I’ll be honest when I started my Ob/Gyn rotation, I thought it was going to be a replicate of my surgery rotation.
I never felt comfortable with common female pathology. So to have 6 weeks filled with pregnant women and abnormal menstrual cycles didn’t make me jump with joy.
But I can say after 6 weeks I became comfortable with these topics.
In this post, I will give you my top tips to honor the Ob-Gyn rotation and develop this comfort level.
You’re The Most Awkard Person in The Room:
Maybe you like talking about menstrual bleeding, vaginal discharge, and contraception. (You should go into Ob/Gyn)
I’m not one of them.
But most patients are used to discussing these personal details during their Ob/Gyn visits.
Thus as the med student, you are easily the most awkward person in the room.
Don’t be awkward!
Be confident, steady, and consistent in your delivery of the questions.
“When was your last pap smear? Are you sexually active? How long and heavy are your periods?”
There should be no noticeable nervous creak before discusses these topics.
My first patient came in with a chief complaint of dyspareunia (pain with intercourse). You can imagine the panic alarm in my head.
But I did my best to approach the interview with a calm demeanor and the patient remained (to my knowledge) comfortable throughout.
So if you think you’re being awkward, you probably are.
Most of these questions are normal, your patients have heard them before, and your delivery is the key component.
Revisit Your Female Anatomy:
I needed help on this big time!
For the life of me I couldn’t remember which nerve and artery went where in the pelvis.
I obviously didn’t pay well enough attention to that section of anatomy lab.
But to avoid looking like a fool during OR procedures, I found some helpful YouTube videos about the female anatomy.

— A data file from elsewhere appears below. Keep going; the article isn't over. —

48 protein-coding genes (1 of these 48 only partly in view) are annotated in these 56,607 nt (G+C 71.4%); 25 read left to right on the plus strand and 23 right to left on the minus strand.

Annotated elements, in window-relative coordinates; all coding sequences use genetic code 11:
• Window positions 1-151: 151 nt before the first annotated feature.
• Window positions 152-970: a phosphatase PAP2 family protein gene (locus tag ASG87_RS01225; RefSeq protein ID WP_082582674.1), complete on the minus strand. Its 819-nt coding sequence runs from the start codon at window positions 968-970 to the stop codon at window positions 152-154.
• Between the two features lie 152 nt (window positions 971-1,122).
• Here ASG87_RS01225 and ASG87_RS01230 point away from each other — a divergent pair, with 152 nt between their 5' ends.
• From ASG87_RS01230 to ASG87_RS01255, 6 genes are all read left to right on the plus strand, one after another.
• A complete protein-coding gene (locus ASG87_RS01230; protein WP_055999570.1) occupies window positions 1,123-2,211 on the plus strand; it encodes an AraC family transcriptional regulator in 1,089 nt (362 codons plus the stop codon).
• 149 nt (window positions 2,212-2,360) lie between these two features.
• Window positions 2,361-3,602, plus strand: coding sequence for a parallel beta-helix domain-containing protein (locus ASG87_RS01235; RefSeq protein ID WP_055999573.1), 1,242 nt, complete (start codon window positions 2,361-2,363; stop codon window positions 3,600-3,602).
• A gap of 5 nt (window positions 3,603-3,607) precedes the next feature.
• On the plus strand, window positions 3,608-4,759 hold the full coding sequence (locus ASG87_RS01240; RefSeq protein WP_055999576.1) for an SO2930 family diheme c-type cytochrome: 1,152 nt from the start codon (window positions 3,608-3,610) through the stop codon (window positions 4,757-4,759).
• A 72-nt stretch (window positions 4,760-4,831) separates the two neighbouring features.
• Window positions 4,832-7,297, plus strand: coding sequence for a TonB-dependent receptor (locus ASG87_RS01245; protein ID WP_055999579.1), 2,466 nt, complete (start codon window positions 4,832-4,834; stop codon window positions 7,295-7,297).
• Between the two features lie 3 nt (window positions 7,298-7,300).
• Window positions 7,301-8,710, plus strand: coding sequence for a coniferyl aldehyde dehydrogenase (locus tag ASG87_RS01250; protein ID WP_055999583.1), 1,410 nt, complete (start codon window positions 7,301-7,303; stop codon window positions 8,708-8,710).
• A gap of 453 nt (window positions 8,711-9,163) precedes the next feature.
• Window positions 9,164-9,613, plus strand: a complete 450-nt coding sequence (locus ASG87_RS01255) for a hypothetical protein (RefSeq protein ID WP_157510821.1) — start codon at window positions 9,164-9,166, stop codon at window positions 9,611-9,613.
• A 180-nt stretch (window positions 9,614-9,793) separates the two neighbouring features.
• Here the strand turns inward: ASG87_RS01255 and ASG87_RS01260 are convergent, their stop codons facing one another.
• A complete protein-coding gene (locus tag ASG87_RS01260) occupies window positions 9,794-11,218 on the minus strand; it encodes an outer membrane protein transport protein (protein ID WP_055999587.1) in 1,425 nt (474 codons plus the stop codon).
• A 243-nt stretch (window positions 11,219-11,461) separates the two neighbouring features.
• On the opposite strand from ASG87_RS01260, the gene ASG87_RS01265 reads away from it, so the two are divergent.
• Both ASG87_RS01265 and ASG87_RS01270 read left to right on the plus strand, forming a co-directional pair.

Here are two that cover the high-yield material.
Laproscopic Anatomy With Labels
Watch these at 2x before a surgery day.
You will look like a rockstar!
Rely on Decision Trees:
This isn’t unique to Ob/Gyn.
But Ob/Gyn does rely on decision trees a lot.
It’s important to know how to work up abnormal menstrual bleeding from start to finish. How does the lab value of prolactin or FSH change your next step?
You don’t have to look very hard to find some good decision trees.
Using these decision tresses you will know the next step regarding workout, management, and treatment for a variety of diseases.
But it’s best to get in a habit of not only what your plan would be but what your series of a plan would look like.
Master Your Understanding of Contraceptions:
I dreaded having to talk about contraception before the Ob/Gyn rotation in medical school.
I simply hadn’t’ learned it well enough. There was never the opportunity to practice those Step 1 facts practically.
But once you understand the pros and cons of the variety of methods, you can serve your patients well.
So understand who you would offer OCP to and who you wouldn’t.
I caught my intern before she gave an uncontrolled hypertensive patients OCPs. Because I understood the concept of an estrogen-based contraceptive, I could serve that patient well.
Have a good grasp on the pros and cons for OCP, IUDs (Copper and Progestin Based), Implants, Shots, and condoms.
These will cover a majority of your patients.